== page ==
Obviously, if Trump loses this election it will be by a relatively narrow margin and the Republican Party will be in perfectly good condition to reorient itself and will win again in four or eight years, especially as a Biden presidency can be confidently assumed to be a catastrophe.

That’s the pattern of American politics, and the Republicans will do much better than they did with Barry Goldwater in 1964 or the Democrats did with George McGovern in 1972, and in both cases, the White House changed hands at the next election.

So the question of the Republican Party ending is nonsense and not only for the reasons the author gives: that the two-party system is a good thing, and that a Democratic White House and both houses of the Congress would do a good many bad things, and that Trump is destroying himself, so nothing further need be inflicted on the Republicans.

Noonan had already written that the president has “produced a different kind of disaster” than the one he ran against.

“The past six months, Mr. Trump came up against his own perfect storm, one he could neither exploit nor talk his way past,” referring to the pandemic, the economic contraction, and “prolonged sometimes violent national street protests. If the polls can be trusted, he is on the verge of losing the presidency.”

Certainly, he can’t talk his way past these problems, but he is managing the pandemic and the economy quite well, and he can exploit in different respects all three of these crises.

Trump didn’t create them and the disaster that Noonan refers to was, in fact, a presidency that had a gold approval rating and was almost universally expected to be reelected prior to the onset of the coronavirus. As long as the polls have been judging the level of public discontent and not measuring candidates against each other, Trump was sinking. But as the process grinds toward Election Day, he is recovering in the polls, and the Democratic effort to make the election a referendum on Trump is giving way to a choice of available alternatives.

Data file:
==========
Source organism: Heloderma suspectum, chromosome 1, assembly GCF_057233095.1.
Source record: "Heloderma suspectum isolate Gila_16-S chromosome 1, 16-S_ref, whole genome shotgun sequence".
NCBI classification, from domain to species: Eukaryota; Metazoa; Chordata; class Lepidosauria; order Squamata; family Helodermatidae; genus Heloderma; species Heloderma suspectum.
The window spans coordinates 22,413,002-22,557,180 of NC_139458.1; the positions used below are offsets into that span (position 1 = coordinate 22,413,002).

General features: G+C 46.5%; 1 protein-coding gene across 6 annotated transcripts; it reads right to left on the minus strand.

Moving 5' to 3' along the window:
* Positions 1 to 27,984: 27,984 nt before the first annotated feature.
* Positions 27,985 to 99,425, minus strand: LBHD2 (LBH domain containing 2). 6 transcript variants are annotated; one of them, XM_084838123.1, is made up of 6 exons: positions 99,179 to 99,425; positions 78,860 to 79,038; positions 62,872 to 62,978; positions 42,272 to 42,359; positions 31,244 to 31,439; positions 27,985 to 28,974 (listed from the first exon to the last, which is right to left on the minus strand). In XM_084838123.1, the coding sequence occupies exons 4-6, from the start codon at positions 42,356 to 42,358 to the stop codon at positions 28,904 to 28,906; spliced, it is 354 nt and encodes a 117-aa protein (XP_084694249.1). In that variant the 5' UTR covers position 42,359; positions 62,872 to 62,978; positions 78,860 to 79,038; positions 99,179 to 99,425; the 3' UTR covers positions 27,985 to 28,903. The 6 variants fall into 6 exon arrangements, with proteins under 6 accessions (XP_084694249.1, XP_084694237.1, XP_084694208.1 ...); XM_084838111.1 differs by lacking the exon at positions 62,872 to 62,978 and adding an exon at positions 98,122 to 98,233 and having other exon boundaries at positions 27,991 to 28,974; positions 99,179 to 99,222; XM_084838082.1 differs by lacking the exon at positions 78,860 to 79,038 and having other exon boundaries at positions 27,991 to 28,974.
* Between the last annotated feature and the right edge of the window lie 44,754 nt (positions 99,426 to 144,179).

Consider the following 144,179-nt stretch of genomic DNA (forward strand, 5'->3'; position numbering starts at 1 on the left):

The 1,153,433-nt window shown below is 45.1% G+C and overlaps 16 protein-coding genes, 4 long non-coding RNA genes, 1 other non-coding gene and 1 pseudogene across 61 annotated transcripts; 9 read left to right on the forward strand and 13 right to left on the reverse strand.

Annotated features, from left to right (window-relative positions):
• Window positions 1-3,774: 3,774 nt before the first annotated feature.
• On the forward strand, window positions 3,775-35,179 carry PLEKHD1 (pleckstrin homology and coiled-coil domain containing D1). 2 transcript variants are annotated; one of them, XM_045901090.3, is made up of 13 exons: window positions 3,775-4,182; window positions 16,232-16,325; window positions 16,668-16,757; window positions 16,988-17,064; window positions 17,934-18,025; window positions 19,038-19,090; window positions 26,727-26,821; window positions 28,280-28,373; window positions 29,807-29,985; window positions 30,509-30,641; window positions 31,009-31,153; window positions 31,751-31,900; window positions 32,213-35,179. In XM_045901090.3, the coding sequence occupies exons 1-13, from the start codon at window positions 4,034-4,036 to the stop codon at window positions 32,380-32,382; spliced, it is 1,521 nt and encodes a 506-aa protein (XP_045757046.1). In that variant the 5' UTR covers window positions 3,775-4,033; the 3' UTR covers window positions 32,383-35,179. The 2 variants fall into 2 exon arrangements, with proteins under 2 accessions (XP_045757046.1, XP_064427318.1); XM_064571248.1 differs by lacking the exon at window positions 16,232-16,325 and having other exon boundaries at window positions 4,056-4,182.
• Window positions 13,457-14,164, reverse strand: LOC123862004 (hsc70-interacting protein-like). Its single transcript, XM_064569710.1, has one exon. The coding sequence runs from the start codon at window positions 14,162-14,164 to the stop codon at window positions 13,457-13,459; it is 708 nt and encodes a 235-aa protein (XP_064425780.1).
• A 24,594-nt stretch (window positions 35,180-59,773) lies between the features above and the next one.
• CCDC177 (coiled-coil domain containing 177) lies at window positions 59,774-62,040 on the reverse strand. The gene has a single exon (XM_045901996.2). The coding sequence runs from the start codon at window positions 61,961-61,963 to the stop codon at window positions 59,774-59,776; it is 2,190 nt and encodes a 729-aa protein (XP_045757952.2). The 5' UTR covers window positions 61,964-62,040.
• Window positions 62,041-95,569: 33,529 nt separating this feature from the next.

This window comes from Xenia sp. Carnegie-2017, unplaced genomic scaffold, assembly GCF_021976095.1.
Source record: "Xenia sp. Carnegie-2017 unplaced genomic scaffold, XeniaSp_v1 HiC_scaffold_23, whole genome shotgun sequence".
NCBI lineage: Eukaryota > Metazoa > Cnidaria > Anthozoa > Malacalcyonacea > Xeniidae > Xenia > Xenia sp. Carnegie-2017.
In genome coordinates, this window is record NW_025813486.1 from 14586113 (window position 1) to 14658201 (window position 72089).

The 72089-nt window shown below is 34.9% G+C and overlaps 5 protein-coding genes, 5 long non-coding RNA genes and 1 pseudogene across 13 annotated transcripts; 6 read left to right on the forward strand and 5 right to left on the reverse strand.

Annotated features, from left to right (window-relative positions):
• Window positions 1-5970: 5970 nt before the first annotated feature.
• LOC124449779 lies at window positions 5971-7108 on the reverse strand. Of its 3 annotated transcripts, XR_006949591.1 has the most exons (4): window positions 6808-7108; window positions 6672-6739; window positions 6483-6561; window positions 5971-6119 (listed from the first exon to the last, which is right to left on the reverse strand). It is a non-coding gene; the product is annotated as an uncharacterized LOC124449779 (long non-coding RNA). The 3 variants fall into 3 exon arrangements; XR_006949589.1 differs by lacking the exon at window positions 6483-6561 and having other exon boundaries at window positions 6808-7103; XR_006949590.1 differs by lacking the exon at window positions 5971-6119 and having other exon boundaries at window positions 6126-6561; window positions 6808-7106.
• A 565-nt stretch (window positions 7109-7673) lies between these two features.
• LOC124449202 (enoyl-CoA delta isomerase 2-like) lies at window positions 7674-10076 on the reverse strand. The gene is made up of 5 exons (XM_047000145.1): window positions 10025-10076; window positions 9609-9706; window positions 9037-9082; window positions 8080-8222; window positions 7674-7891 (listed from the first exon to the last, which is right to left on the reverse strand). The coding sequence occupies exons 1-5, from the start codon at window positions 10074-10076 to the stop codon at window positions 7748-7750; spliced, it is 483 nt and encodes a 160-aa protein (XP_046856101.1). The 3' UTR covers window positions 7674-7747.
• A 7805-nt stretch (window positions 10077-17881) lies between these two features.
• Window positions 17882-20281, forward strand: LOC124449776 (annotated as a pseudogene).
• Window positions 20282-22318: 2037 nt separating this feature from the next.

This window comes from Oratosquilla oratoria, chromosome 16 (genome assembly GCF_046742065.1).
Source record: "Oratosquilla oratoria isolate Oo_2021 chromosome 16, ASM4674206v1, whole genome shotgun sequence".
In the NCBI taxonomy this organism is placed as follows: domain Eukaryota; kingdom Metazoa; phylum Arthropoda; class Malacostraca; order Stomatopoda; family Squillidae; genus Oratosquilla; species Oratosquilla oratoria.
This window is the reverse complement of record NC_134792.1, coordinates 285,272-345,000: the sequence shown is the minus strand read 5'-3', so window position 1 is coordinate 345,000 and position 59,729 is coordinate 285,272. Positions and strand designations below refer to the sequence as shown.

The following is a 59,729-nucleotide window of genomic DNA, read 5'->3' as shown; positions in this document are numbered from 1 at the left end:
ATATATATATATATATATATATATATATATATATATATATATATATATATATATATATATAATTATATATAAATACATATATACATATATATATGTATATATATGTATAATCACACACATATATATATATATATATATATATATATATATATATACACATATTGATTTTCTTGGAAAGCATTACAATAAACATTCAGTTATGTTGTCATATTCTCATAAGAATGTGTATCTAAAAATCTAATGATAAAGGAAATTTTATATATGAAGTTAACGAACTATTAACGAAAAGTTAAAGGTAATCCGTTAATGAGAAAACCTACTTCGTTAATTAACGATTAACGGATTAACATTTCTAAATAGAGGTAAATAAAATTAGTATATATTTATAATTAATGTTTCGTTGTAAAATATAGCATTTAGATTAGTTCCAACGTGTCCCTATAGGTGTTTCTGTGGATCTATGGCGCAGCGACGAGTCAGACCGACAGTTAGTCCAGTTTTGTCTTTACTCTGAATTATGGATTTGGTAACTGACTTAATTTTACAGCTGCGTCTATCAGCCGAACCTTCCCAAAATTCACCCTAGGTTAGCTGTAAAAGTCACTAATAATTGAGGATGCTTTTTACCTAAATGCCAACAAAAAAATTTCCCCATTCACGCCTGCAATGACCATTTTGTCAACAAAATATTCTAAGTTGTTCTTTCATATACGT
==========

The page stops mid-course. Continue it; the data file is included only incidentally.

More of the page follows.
Joe Biden accused Trump of hysteria and “xenophobia” when he stopped direct air flights to the United States from China at the end of January. The Democrats want a continued shutdown of as much as possible to prolong the artificial recession and represent Trump as the Herbert Hoover of the 21st century.

The Democrats have been (as Attorney General William Barr mentioned in the House Judiciary Committee on July 28) unable to condemn mob violence. Violent crime is rising steeply in most U.S. cities where corrupt Democratic municipal authorities are curtailing or even abolishing police departments.

The Democrats want a prolonged shutdown and the nonsense of urging self-quarantine on anyone who has been near a coronavirus-afflicted person in the previous two weeks and can be identified and located, an insane proposal.

Trump has drastically reduced illegal immigration, had effectively eliminated unemployment, and shown what he could do to generate prosperity especially in lower-income groups prior to the virus onset, and is running against a completely implausible candidate who in the hands of his minders is appeasing urban mob violence and leaning upon a pestilence to sustain him.

On Nov. 4, the country will be more likely to be considering how to reconstruct a defeated Democratic Party than the Republicans. On that day, a hand should be extended to the Never Trumpers who have sleep-walked through these four years, inviting them to return usefully to the Republicans, and they should accept the offer.

Conrad Black has been one of Canada’s most prominent financiers for 40 years, and was one of the leading newspaper publishers in the world. He’s the author of authoritative biographies of Franklin D. Roosevelt and Richard Nixon, and, most recently “Donald J. Trump: A President Like No Other.”

Views expressed in this article are the opinions of the author and do not necessarily reflect the views of The Epoch Times.